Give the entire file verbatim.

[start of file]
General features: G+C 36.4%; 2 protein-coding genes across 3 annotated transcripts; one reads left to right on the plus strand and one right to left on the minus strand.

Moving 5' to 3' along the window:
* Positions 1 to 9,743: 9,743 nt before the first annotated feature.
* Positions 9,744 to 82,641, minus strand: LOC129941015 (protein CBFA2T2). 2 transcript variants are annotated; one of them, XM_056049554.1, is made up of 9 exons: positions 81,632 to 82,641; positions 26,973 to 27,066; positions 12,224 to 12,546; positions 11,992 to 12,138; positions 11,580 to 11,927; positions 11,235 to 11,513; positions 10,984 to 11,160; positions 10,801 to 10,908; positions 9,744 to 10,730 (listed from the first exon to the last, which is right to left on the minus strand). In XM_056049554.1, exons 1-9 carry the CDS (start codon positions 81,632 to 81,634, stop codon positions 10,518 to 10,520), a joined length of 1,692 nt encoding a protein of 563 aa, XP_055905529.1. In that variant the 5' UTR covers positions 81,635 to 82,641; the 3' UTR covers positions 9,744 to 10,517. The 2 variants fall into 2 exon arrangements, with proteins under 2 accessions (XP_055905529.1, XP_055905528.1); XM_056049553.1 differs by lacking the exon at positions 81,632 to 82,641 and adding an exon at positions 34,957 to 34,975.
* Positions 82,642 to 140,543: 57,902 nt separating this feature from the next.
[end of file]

General features: G+C 36.4%; 2 protein-coding genes across 3 annotated transcripts; one reads left to right on the plus strand and one right to left on the minus strand.

Moving 5' to 3' along the window:
* Positions 1 to 9,743: 9,743 nt before the first annotated feature.
* Positions 9,744 to 82,641, minus strand: LOC129941015 (protein CBFA2T2). 2 transcript variants are annotated; one of them, XM_056049554.1, is made up of 9 exons: positions 81,632 to 82,641; positions 26,973 to 27,066; positions 12,224 to 12,546; positions 11,992 to 12,138; positions 11,580 to 11,927; positions 11,235 to 11,513; positions 10,984 to 11,160; positions 10,801 to 10,908; positions 9,744 to 10,730 (listed from the first exon to the last, which is right to left on the minus strand). In XM_056049554.1, exons 1-9 carry the CDS (start codon positions 81,632 to 81,634, stop codon positions 10,518 to 10,520), a joined length of 1,692 nt encoding a protein of 563 aa, XP_055905529.1. In that variant the 5' UTR covers positions 81,635 to 82,641; the 3' UTR covers positions 9,744 to 10,517. The 2 variants fall into 2 exon arrangements, with proteins under 2 accessions (XP_055905529.1, XP_055905528.1); XM_056049553.1 differs by lacking the exon at positions 81,632 to 82,641 and adding an exon at positions 34,957 to 34,975.
* Positions 82,642 to 140,543: 57,902 nt separating this feature from the next.